Orthogonality and its importance in software development

I’ve been lately reading The Pragmatic Programmer by Andrew Hunt & David Thomas. Been onto a chapter about decoupling requirement in the development of software, I thought of putting few lines on the weblog. Orthogonality is derived originally from Geometry where it is meant to illustrate two lines which meet at right angles and hence are mutually independent moving in all directions. In software, orthogonality refers to the independence between the modules of the software. e.g. user interface of a software should not have any dependence on Database schema. Decoupling, if not met properly while designing software, can lead to disaster in code maintenance. A decoupled code is better for maintenance because of numerous reasons –

1. Changes are localized and hence development and testing time (and cost) are reduced. Quality also improves since better division of work is possible.

2. Problems are also localized. An issue in one module does not affect other modules and hence fix requires to be done their only (or whole module can be replaced by another implementation altogether).

3. There is more possibility of smaller independent teams (which is ideal for a better coordination)

An interesting introduction into orthogonality is the advent of Aspect Oriented Programming (AOP), a research project at Xerox Parc. As Object oriented programming focusses on the objects and their interaction, Aspect oriented programming focusses on aspects (concerns). AOP lets you express a behavior which would otherwise be distributed throughout the source code. The most obvious example would be logging. Log messages are normally generated by sprinkling explicit calls to some log function throughout the code. With AOP, you implement logging orthogonally to the things being logged. Using the AOP for Java, you could write a log message while entering any method of Class Fred by coding the aspect –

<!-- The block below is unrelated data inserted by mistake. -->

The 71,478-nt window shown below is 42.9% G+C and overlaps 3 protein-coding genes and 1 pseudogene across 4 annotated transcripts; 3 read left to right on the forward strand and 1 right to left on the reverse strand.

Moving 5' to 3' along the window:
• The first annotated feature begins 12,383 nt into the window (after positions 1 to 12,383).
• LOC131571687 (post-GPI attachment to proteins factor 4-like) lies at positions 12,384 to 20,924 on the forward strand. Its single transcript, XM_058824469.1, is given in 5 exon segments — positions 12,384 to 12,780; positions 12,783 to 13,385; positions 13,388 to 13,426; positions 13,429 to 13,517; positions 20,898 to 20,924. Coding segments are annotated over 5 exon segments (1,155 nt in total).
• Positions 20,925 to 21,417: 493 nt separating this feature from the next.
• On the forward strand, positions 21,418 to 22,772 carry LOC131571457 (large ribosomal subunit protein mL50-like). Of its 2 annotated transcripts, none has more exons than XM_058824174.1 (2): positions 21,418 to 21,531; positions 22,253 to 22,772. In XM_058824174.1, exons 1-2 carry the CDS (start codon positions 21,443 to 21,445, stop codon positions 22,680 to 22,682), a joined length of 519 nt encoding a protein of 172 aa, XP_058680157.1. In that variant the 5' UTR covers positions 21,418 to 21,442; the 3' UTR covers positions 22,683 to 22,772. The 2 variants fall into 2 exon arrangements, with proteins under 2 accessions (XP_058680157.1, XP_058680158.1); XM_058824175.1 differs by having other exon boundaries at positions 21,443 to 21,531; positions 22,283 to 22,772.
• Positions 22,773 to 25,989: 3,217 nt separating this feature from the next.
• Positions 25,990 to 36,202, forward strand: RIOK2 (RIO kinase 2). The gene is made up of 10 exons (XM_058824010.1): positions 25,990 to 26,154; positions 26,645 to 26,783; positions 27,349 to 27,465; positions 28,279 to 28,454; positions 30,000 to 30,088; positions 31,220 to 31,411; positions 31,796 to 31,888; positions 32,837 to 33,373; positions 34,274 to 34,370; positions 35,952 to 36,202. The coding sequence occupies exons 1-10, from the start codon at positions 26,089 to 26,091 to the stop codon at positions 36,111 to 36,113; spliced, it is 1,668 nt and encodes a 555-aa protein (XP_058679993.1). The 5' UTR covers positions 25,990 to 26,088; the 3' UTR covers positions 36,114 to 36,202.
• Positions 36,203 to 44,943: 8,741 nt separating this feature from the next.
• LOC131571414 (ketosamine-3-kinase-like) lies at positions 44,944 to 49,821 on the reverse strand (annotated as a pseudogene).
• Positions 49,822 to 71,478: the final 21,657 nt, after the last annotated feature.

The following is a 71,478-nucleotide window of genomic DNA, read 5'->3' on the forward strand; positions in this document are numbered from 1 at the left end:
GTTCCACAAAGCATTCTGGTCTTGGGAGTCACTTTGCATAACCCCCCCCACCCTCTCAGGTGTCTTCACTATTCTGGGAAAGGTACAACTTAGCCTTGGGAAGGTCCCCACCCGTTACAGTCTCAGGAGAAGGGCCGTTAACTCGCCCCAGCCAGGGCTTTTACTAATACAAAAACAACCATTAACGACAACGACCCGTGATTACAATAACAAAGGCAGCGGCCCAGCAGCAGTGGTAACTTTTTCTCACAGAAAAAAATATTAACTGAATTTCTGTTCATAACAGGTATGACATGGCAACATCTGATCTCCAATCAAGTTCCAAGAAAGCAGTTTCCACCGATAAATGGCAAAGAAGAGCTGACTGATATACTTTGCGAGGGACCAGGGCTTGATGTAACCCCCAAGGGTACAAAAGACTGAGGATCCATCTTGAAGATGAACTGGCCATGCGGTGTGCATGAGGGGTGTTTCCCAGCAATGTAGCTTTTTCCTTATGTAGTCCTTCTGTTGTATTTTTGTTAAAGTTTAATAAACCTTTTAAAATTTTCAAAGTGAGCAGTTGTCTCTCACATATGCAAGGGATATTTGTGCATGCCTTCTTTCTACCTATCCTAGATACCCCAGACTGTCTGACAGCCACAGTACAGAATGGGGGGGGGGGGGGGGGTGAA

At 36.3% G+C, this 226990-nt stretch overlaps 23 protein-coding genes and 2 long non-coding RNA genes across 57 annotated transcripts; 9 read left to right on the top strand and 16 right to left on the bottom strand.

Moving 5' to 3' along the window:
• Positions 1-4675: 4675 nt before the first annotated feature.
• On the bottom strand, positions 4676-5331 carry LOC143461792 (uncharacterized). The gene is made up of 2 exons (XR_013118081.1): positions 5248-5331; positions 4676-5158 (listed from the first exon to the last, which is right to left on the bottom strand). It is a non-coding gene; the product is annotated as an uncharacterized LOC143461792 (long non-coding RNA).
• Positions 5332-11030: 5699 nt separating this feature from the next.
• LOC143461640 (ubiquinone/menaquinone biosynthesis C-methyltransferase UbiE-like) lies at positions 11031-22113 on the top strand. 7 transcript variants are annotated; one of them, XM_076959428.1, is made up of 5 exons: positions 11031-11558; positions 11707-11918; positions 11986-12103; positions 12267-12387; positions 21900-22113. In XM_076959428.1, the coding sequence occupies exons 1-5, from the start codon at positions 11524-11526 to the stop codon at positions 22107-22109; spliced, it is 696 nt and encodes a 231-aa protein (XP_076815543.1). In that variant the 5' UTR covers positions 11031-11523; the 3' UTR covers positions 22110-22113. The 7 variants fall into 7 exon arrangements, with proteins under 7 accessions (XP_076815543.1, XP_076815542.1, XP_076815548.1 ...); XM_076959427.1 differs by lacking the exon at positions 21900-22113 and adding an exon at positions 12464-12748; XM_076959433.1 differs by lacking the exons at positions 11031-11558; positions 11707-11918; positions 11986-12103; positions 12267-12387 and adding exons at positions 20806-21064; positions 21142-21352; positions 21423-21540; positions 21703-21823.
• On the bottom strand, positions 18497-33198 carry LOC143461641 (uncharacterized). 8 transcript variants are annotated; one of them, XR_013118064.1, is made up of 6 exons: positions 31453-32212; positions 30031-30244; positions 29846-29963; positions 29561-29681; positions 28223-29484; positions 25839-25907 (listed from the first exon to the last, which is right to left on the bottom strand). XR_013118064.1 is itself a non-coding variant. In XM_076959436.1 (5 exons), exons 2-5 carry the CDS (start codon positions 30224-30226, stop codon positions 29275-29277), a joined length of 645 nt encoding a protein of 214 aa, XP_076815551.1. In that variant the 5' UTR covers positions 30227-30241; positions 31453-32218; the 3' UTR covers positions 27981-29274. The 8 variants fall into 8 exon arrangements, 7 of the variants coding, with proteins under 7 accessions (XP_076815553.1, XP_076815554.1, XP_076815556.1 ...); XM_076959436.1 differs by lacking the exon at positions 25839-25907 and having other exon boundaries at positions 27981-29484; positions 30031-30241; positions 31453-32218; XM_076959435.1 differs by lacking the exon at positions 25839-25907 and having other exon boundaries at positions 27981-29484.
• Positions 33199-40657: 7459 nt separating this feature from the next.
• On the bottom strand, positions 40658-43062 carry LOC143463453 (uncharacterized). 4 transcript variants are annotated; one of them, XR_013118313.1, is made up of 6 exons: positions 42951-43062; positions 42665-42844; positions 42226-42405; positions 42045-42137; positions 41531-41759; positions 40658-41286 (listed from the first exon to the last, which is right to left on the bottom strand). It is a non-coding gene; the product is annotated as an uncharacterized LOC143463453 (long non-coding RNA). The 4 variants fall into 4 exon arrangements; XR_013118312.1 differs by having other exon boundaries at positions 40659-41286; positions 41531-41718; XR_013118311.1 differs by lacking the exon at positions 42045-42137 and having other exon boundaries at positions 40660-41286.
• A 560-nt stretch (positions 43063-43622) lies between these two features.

aspect Trace {
advise * Fred.*(..) {
static before {
Log.write(” -> Entering ” + thisJointPoint.methodname);

If you weave this aspect in your code then log messages will be generated and if you don’t, they won’t. Either way, your original source is unchanged.

Towards the end of the discussion is a challenge: Consider large GUI-oriented tools typically available on Windows and small but combinable command line tools used on shell prompts. Which do you think are more orthogonal in design?

What do you think?


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